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    • Adams, John
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    • Boylston, Ward Nicholas
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    • post-Madison Presidency

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Documents filtered by: Author="Adams, John" AND Recipient="Boylston, Ward Nicholas" AND Period="post-Madison Presidency"
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Badinage Avaunt!!! I must now be very serious. I have recollected all I can of Homer Virgil and Shakespear—for you know I can read neither and I can recollect nothing comparable to your idea of a stone edifice on the top of Waychusetts Hill as an asylum for men and women in despair—it is in Milton only that I can find any thing approaching it, in sublimity. In humanity it has no competitor...
I will not loose a second before acknowledgeing your favour of the 21st. which I received this minute—I wish I could send you a Copy of all the papers, that is the Deeds by which I have given to the Town of Quincy one hundred and sixty five Acres of Land. And my Library. For the purpose of building a Stone Temple, and a Stone Academy, that Academy to be built over the Cellar of the House in...
I have received two kind letters from you not yet answered. Mr Curtis sent me the fish which I found very fine & I beg that you would not give yourself the trouble of sending me any such delicacies for I am not and never was much of an epicure. And now all kinds of food are much alike to me—my own beef & mutton are the best for me. My health about which you seem to be anxious would be best...
I owe you a letter, but have not been able, and am not still able to acknowledge it—I am very low, but low as I am, I feel a longing to take a ride with you up your new road—to the top of Boylston Hill—Alias Waychusetts—But I might as reasonably wish to fly on a sunbeam to sirius the dog-star Our public affairs in this state go on pritty well but I am sorry for one event, the removal of Mr....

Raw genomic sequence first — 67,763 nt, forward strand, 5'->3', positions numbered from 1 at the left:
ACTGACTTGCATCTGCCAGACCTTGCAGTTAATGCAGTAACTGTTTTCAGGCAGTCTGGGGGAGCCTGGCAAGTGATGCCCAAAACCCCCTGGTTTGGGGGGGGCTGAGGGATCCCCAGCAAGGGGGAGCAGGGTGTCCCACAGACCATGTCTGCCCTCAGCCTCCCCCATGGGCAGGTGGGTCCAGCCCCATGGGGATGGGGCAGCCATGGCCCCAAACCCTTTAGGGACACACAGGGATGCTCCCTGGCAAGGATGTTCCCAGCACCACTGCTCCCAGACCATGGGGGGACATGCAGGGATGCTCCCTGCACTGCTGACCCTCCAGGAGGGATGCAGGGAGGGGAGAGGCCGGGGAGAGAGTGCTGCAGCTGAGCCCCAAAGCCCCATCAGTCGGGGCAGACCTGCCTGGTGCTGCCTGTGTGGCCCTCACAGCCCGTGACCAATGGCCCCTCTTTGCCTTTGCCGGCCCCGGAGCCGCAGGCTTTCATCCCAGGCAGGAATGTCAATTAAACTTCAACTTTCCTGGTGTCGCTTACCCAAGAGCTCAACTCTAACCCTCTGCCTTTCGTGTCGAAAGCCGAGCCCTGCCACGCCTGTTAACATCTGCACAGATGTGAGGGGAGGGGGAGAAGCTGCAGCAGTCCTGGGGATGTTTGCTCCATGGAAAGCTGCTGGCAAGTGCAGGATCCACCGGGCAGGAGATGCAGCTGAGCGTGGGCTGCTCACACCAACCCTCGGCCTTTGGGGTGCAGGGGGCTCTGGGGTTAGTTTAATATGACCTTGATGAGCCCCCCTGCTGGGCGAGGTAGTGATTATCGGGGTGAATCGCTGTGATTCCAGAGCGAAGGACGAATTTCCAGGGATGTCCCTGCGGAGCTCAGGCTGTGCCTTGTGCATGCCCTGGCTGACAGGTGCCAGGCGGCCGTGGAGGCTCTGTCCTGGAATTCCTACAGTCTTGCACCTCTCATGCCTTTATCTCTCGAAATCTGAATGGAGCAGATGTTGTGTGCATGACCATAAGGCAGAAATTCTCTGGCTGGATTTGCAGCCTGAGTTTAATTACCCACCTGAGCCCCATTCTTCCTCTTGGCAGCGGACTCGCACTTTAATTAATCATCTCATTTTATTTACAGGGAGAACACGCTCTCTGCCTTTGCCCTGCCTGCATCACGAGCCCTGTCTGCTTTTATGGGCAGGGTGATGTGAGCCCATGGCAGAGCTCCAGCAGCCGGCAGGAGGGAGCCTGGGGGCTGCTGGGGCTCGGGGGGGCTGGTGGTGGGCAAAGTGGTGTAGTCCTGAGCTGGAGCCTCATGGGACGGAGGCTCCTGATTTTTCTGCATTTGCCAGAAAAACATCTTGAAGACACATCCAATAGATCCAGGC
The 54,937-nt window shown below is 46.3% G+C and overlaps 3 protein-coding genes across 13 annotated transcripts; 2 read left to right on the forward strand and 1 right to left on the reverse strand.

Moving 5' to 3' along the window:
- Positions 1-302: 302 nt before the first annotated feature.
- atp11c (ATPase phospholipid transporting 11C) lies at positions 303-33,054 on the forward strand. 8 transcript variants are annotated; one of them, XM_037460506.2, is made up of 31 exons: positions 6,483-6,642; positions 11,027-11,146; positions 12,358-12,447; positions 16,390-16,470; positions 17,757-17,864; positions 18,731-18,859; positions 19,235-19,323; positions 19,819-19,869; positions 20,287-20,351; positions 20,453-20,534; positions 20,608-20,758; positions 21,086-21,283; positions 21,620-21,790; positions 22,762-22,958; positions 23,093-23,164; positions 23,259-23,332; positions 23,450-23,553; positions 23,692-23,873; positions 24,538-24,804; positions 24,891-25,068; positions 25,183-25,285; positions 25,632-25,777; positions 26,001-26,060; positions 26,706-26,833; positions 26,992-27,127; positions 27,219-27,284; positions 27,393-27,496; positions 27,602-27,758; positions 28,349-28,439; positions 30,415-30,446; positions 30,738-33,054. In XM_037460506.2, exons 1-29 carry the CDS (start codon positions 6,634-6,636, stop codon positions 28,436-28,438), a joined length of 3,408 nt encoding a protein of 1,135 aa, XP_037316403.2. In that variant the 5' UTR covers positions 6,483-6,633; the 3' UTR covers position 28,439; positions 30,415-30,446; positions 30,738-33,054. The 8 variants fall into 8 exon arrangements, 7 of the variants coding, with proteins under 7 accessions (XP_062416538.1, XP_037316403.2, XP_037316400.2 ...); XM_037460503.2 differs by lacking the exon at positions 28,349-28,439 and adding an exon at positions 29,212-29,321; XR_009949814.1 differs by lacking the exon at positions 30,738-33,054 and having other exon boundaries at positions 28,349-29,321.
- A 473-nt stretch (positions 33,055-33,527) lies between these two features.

I still breathe in great weakness, but in my latest breath I shall wish for your health and prosperity and that of all your family. As to giving you advice concerning your concerns at Harvard University—I am utterly incapable of it. The conduct of that beloved and venerated Seminary is too refined and sublime for my dullness to comprehend. I presume not to censure any of its acts, though some...
Is not your lively imagination a little exalted, you certainly have exalted my name to a greater height than it would ever have arisen to, without your sublime compliment—I presume you have laid aside the thought of building an Hospital for despair on that height—I am sure my name ought not be associated with despair How I long to make you a visit, but I cannot get out of my Chamber yet, here...
I am suffering under a bitter repentance in neglecting to write & thank you for your last kind letter & for the valuable present of Cider whose only fault is that too good I am obliged to mix more than half water with it— I begin to look forward with great delight to the prospect of your return to Roxbury with Mrs Boylston, hoping that you both will come and see me before I go hence, to be...
My anxiety for you is greater than, that for myself, I long to know the state of your Health, and I cannot longer forbare to send and enquire after it. my love to Mrs. Boylston, and Prayers for your health, and comfort—from your affectionate friend / and Cousin MHi : Boylston Family Papers.
A thousand thanks to my ever dear Cousin, for his unbounded benevolence to me. The barrel of cider will last three of my lives, & the wine I presume is excellent for your wine is always Superlative. I am rejoiced that you and Mrs B are convalescent. George has done his duty in waiting upon you, and I hope he will do so as long as you live—Your kind and thankful friend Miss Smith sends her...
I rejoice that you have arrived safely at Princeton where may your health be perfectly restored—my kind regards to Mrs Boylston and to the young family—I am labouring & sorrowing according to the oracle and for nothing more than I know of than my distance from you—We go on here in a dull round—no news of any kind that is worth repeating. I am in a kind of solitary imprisonment to which I...